English cricket's 'Premier League' revolution
English cricket is ready to follow the example of football's Premier League as it heads for a revolution in which some of the long-established principles of the county game could be abandoned.
I learned the details of the plans for the future while watching Derbyshire play Leicestershire on a rain-interrupted day at a ground with probably no more than 100 people in attendance - but the future will be far different if the authors of the report get their way.
I have seen the 21-page document and I am staggered by what Surrey chairman David Stewart and MCC chief executive Keith Bradshaw - with the help of Hampshire and Lancashire - have produced.
Their blueprint has the hallmark of the documents that led to the creation of football's Premier League in England back at the start of the 1992 season.
Having read through the document, I can well understand why Leicestershire and Derbyshire - both of whom would be condemned to the margins of English cricket if these proposals were adopted - are so angry about the plans.
For all its faults, English cricket is an egalitarian body: 18 counties more or less equal in status with nothing like the inequalities that prevail in English football.
But if the proposals make it into reality, that state of affairs will definitely change.
The first, and most dramatic, change will see some of the old county identities - the bedrock of the English game for more than a century - discarded.
The document says that "teams' identities may be linked to cities, regions, grounds or counties".
The authors do not specifically talk of city-based franchises as happened in the Indian Premier League (IPL), but their wording makes it clear they have no objection to it.
"The New T20", as Stewart and Bradshaw call their brainchild, will be, they say, "a partnership between the new owner/investors and the owners of the nine Category A grounds".
These "nine grounds" are the stadia that are fit and ready to stage international cricket - Lord's, The Oval, Old Trafford, Edgbaston, Headingley, Trent Bridge, Chester-le-Street, the Swalec Stadium and the Rose Bowl.
The teams that play there will be new creatures, the likes of which English cricket has never seen before.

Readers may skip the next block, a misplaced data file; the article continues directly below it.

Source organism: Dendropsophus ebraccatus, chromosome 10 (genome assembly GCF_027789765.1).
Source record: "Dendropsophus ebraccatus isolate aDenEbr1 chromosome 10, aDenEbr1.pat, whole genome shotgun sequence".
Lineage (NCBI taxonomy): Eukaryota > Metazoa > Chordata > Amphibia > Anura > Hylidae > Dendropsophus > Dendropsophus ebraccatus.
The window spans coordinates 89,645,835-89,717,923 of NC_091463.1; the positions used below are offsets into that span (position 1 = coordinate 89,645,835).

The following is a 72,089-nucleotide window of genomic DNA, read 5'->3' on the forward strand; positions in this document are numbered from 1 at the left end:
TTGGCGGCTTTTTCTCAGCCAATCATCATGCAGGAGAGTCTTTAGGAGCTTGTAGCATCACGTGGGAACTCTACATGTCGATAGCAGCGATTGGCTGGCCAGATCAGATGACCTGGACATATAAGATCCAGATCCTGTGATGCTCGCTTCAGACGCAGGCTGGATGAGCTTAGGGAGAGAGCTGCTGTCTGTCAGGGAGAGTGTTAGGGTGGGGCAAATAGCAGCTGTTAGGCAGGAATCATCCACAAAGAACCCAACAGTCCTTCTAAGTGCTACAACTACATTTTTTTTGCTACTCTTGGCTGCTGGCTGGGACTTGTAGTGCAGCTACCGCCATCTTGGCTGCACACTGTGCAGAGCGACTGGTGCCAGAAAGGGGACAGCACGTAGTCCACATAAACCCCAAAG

"A positive approach has been made by potential investors," continues the document.
"From their approach there is real interest for investment into a New T20 in England."
There is no direct mention of the identity of the investors, but the document does suggest they could be media and branded goods companies and rich individuals. These individuals might want to purchase trophy assets or simply be looking for a financial investment.
Stewart and Bradshaw certainly speak the language that the City would understand.
At one stage, the report speaks of potential investors as being "existing sports team owners looking to utilise synergies from owning multiple businesses".
Who do they have in mind? Chelsea owner Roman Abramovich perhaps? Or how about Liverpool co-owner Tom Hicks?
The figures in the report make for fascinating reading.
The new plans are projected to bring in more money - between £300m and £450m - for the nine new teams.
The document also says that "owners/investors could receive an annual return on their investment through profits and/or see a capital return on their investment when selling their stake at a later date".
The New T20 company would be a partnership between the England & Wales Cricket Board (ECB) and the nine teams. It all sounds very much like the partnership between the Football Association and the old Division One that launched the Premier League in 1992.
In other words, the regulator and ruling body of English cricket would have to change its role and no longer sit on its own at the top table.
Instead, the ECB would sit alongside these new franchises and we all know from the example of the Premier League where that road can lead.
As for the actual cricket, the plan is to have a 25-day tournament comprising of 57 matches with each team playing between 12 and 14 matches.
Ideally, teams would play on a home and away basis with six home matches in 21 days.
The tournament is seen as English cricket's closest equivalent of a major championship, with group games being followed by a knock-out phase.
It would be played in the middle of the season - mid-June to mid-July - when no other first-class cricket is played anywhere in the world.
The report says each team would be "allocated local star players (Pietersen, Flintoff etc)", with other players available on an auction basis - much like the IPL - within a salary cap of £1.5m per team.
Squads of 15 or 16 would have to feature a minimum of three younger (Under-21 or Under-23) players and a minimum of 12 homegrown players.
A homegrown player will be one who has played at least three years in England or Wales between the ages of 15 and 21, a clear indication that the authors want to do away with the multitide of Kolpak players in the game.
The document says each of the nine teams will generate revenues of £7m, more than the income of most counties at present, and predicts broadcasting rights of £50m and first-year profits of £47m... but it might be more.
Yes, some of this money would go everyone in cricket including overseas boards but the main share would be to the new franchises, the ones that will completely reshape English cricket.
Having analysed its 21 pages, I would say that, as a City document, the report is great.
But I can see why the likes of Leicestershire and Derbyshire are so unhappy about it from a cricket perspective.
The content of the document could be the catalyst for the biggest revolution in English cricket history, and the mother of all battles between the haves and the have-nots of county cricket.